Changing the Rules of Nuclear Commerce: Will More Commerce Equal More Proliferation?

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Indian Prime Minister Manmohan Singh meets with President Bush on July 18 to demonstrate and accelerate the new strategic partnership between New Delhi and Washington. High on the Prime Minister’s agenda is breaking through the barriers on nuclear export controls that previous US administrations have spent decades erecting.

One of the cardinal rules of nuclear non-proliferation has been an agreement among supplier nations not to engage in nuclear commerce with states that have not been granted the International Atomic Energy Agency’s seal of approval by accepting “full scope safeguards” on all of their nuclear facilities. Because India is not a party to the Nuclear Non-Proliferation Treaty and has not signed the Comprehensive Test Ban Treaty, New Delhi has no constraints on testing nuclear weapons and is free to pursue the production of fissile material for its nuclear stockpile. Eleven of India’s fifteen nuclear reactors are not safeguarded.

The Nuclear Suppliers Group was established in 1974 after New Delhi conducted a “peaceful nuclear explosion.” It now consists of 45 nations that are committed not to contribute to proliferation by means of nuclear exports. The United States was the first nation to subscribe to the full-scope safeguards rule in 1978, and has worked tirelessly to convince other members of this club to accept it.

Some NSG members have helped construct civilian nuclear power plants in states that have troubling proliferation records, on the basis that NSG provisions allow for the completion of agreements and contracts entered into before these suppliers joined the club. On this basis, China is helping Pakistan, and Russia is helping India to construct nuclear power plants. Russia is also helping Iran to complete the Bushehr nuclear complex on the grounds that Tehran has accepted full-scope safeguards and because special precautions will be taken to prevent Iran from using this complex to produce nuclear weapons. When completed, all of these nuclear power plants are to be under IAEA safeguards.

The nuclear power industries in the United States, France, Russia, China, and other supplier states would welcome the relaxation of export controls. India can make a far stronger case than Pakistan and Iran for becoming an exception to the existing rules of nuclear commerce, but exceptions can quickly become the new rule. Deciding on a case-by-case basis is a tricky business because potential suppliers are likely to reach self-interested judgments on future cases, and because relaxing the rules in one case could set an unwelcome precedent for others.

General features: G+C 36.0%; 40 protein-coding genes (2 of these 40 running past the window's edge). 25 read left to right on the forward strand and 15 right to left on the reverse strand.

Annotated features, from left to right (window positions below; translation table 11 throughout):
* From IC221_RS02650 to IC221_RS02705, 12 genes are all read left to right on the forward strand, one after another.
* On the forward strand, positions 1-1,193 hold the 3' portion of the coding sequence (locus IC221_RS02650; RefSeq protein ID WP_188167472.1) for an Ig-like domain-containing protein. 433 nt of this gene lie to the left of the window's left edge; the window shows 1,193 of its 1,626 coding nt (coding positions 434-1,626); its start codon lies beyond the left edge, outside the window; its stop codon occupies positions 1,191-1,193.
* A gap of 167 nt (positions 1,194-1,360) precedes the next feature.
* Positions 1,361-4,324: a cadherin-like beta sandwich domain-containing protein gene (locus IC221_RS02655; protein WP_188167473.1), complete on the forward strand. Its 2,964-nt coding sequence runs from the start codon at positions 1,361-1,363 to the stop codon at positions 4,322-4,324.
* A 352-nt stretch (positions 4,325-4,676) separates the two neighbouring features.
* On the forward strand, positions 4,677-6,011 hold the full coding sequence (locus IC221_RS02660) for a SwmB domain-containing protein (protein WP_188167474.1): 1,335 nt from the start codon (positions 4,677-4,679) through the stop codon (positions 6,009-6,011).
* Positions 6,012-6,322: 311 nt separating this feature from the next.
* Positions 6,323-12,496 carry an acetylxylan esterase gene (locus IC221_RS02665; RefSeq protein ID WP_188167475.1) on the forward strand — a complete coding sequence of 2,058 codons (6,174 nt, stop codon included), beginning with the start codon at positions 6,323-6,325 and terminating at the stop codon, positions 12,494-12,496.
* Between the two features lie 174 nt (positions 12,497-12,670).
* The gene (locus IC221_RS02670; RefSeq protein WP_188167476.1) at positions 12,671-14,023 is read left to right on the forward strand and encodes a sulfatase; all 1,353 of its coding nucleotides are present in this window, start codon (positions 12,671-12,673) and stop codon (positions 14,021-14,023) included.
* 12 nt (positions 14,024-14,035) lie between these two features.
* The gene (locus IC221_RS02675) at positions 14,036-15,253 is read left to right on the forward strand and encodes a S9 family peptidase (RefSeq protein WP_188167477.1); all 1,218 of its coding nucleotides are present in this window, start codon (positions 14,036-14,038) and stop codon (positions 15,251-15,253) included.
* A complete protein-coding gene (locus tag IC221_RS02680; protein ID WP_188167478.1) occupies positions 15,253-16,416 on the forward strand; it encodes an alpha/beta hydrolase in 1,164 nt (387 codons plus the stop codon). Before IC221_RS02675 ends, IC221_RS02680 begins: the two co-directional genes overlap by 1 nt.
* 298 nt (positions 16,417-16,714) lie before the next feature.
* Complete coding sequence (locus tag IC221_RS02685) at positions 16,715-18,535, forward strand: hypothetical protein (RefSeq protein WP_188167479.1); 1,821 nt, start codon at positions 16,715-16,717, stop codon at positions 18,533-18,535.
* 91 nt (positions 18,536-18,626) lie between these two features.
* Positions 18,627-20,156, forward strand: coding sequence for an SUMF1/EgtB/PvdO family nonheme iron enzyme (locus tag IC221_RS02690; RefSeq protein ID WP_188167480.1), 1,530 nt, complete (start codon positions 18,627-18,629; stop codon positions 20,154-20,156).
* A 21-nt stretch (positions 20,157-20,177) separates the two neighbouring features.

US and Indian national security interests now overlap in many key areas, and there is widespread support in the United States to broaden and deepen US ties with India. A strong, economically vibrant India is good for both countries, and India’s growth requires new sources of energy. Moreover, global warming is a significant problem that warrants far more serious remedies than have been contemplated to date. Properly safeguarded nuclear power has clear advantages over other means of producing electricity that foul the atmosphere.

At the same time, more nuclear commerce would also increase the stocks of materials that could be used for nuclear proliferation and nuclear terrorism. The relaxation of existing international regulations for nuclear commerce would also come at a time when the Non-Proliferation Treaty and the norms, institutions, and agreements that back it up are under heavy strain. The latest five-year review of the NPT was a complete bust: every strengthening measure that one nation proposed was blocked by another.

India and Pakistan have recently enacted national legislation codifying proliferation-related export controls. This demonstration of responsible nuclear stewardship is clearly a positive development. But is it sufficient to change the existing rules of nuclear commerce?

The two most widely valued barriers against proliferation are a complete end to nuclear testing and a verified cessation of fissile material production for nuclear weapons. At present, the United States and India are unenthusiastic about both of these steps to combat proliferation.

At issue here is not whether, but how the United States and India ought to broaden and deepen their strategic partnership. A relaxation of the international rules for nuclear commerce could do more harm than good unless President Bush and Prime Minister Manmohan Singh can implement good ideas to strengthen global norms against proliferation. So what do they have in mind to prevent a bad situation from becoming worse?

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